28) Kevin Youkilis: "The Greek God of Walks"
Just like Keith Hernandez and his "Mex" nickname, Youkilis's nickname includes a reference to a country that he is not a descendant of. "The Greek God of Walks" is actually Romanian.
Youkilis got his nickname while he was in the minor leagues due to his ability to draw so many walks. He has only finished in the top ten in the American League in walks twice in his career.
27) Joe DiMaggio: "The Yankee Clipper"
DiMaggio also has the "Joltin' Joe" nickname, but "The Yankee Clipper" nickname seems fit better. The Hall of Famer was selected for the All-Star Game in every season of his 13 year career. He is a New York Yankee legend and his 56 game hitting streak is the MLB record.
Photo Credit: New York Daily News
26) Al Kaline: "Mr. Tiger"
Kaline is just one of 42 players in major league history to reach base at least 4,000 times. The 14-time All-Star won ten Gold Gloves over the course of his career.
He got his nickname, "Mr. Tiger", because of his strong affiliation with the organization. Even after he retired, Kaline became a color commentator for the Tigers and then began to work in the team's front office.
Photo Credit: Mitchell and Ness
25) Mike Hargrove: "The Human Rain Delay"
Hargrove was the original "Human Rain Delay". He would taking his time with an elaborate routine before each at-bat and in between pitches. Hargrove went on to become a manager after his playing career, but he did not get to manage the other player who is known as "The Human Rain Delay".
Steve Trachsel also goes by that moniker. He was known for taking a long time after he got the ball back from the catcher before he threw the next pitch.
24) Norman Elberfeld: "The Tabasco Kid"
Elberfeld has one of the more creative nicknames in baseball history. He went by the the name Kid. Known for having a fiery personality as well as a temper, and that led to the "Tabasco Kid" nickname.
This personality led to one of the most disgraceful brawls in baseball history. Elberfeld got into a fight with umpire Silk O'Loughlin that eventually turned into a huge brawl.
Photo Credit: The Baseball Biography Project
23) Walter "Big Train" Johnson
Johnson is one of the best pitchers to every play baseball. He had 417 wins, 3,508 strikeouts, and a 2.17 ERA in his career.
"The Big Train" was incredibly durable, which also helps explain his nickname. He threw 531 complete games in 666 career starts. In the 1911 season, he made 37 starts, all but one of which were complete games.
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22) Dennis "Oil Can" Boyd
Given the fact that he was trying to make a comeback to the big leagues at age 49, it is easy to think that Boyd's nickname comes from the fact that he could pitch many innings at a time. That however, would not be true.
Boyd got his nickname because he used to drink a lot of beer. In Mississippi, where Boyd is from, beer is referred to as oil, hence the nickname.
Photo Credit: Sports Illustrated
21) Dwight "Doc" Gooden
Gooden's nickname of "Doc" actually comes from one of his other nicknames. He was originally nicknamed Dr. K because of his high strikeout totals. He struck out 276 batters as a 19 year old rookie in 1984. The Dr. K nickname was eventually shortened to "Doc".
He is not the only ace who has been nicknamed "Doc". Roy Halladay, got his "Doc" nickname from late Toronto Blue Jays announcer Tom Cheek. The nickname is a reference to Wild West gunslinger Doc Halladay.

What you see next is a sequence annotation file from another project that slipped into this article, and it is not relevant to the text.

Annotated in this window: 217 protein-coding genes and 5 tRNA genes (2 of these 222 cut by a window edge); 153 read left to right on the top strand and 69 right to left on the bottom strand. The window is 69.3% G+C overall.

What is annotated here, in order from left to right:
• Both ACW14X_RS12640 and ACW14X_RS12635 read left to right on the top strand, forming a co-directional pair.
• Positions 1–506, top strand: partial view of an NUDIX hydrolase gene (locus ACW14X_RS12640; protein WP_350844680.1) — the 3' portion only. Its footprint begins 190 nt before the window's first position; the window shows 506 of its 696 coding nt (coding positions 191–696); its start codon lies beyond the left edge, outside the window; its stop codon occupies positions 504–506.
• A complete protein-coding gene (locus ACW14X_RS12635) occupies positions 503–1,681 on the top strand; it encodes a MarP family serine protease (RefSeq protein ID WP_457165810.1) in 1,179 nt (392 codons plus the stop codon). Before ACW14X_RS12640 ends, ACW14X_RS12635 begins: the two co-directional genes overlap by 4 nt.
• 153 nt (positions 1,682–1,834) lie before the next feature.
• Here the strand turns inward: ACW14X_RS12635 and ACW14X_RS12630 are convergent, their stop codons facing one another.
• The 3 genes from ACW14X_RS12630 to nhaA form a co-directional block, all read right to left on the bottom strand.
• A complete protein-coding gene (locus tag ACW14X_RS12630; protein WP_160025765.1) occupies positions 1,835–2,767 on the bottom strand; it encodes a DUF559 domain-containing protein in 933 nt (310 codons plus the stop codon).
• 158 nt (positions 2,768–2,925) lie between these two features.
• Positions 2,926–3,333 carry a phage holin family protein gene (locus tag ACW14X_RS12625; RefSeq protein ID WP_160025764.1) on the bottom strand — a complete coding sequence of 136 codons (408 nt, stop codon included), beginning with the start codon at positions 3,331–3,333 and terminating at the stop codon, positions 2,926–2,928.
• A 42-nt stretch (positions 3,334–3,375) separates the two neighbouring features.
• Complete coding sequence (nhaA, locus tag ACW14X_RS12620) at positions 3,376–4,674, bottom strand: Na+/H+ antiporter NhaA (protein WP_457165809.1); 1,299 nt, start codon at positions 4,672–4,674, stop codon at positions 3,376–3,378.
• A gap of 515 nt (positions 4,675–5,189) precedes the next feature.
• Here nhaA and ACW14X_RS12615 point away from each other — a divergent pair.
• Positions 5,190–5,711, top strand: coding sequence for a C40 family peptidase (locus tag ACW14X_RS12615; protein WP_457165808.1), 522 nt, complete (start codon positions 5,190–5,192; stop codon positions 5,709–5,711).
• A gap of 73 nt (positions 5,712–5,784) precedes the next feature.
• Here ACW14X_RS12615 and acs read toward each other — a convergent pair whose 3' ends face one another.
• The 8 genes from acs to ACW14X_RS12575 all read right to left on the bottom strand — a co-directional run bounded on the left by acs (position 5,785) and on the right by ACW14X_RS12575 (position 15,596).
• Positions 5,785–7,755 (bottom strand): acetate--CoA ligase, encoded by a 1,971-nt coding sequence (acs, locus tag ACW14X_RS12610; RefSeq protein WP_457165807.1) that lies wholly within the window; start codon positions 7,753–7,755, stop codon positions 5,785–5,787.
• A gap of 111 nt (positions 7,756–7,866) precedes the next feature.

20) Hideki Irabu: "Fat Toad"
When Hideki Irabu came to the major leagues, it led to the creation of the posting process. The Padres entered into an exclusive agreement with the Chiba Lotte Marines, Irbau's team in Japan, but was then traded to the New York Yankees.
The "Fat Toad" nickname came from an incident in which late Yankee's owner George Steinbrenner voiced his opinions about Irabu's weight.
19) Ryan Braun: "The Hebrew Hammer"
Since bursting onto the scene in 2007 and winning the NL Rookie of the Year award, Ryan Braun has been one of the best outfielders in baseball. He is already a three time All-Star and has won three Silver Slugger awards.
Braun's nickname references his Jewish heritage. It has also been the nickname of other Jewish baseball players such as Hank Greenberg and and Al Rosen.
18) Ted Williams: "The Splendid Splinter"
Williams played 19 seasons in the majors and put up outstanding numbers. These numbers would have been even better if Williams did not miss three years from 1943-1946, when he was still in his mid-twenties.
He is last hitter to bat over .400 in a full season. Williams also won two AL Triple Crowns but surprisingly he did not win the MVP award in either year. His hitting prowess earned Williams other nicknames such as "Thumper" and "Teddy Ballgame".
Photo Credit: Boston Red Sox
17) Ty Cobb: "The Georgia Peach"
Hailing from Narrows, Georgia, Cobb was one of the best players that the major leagues have even seen. His career .366 batting average is the major league record. Cobb could hit for power and average, steal bases, and was a great fielder.
Cobb's nickname plays off of the fact that Georgia's state fruit is the peach. His personality was certainly not peachy, as Cobb is known for his temperament and aggressive play.
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16) Ken Griffey Jr.: "Junior"
Had it not been for injuries, Griffey Jr. might have been the MLB's all-time home run leader. He is just one of two players to have every played with their father.
Junior ended his career with 630 home runs. He also retired as a Mariner and now has a job in the in the team's front office.
15) Roland "Rollie" Fingers
Fingers is without a doubt owner of one of the greatest mustaches in baseball history. He also has one of the game's best nicknames.
The Hall of Fame relieve was one of the players who changed the game by helping cement the importance of a closer.
Photo Credit: Remarkable Moustaches
14) James "Catfish" Hunter
FInley decided to call him Catfish, but that wasn't it. He also created a backstory about how Hunter got the name. According to the story created by Finley, Hunter earned the name when he caught a large catfish when he was young.
Photo Credit: Sports Illustrated
13) Lance "Fat Elvis" Berkman
This is without a doubt one of the best nicknames in baseball today. Berkman does have a bit of a resemblance to Elvis but he is also larger than him.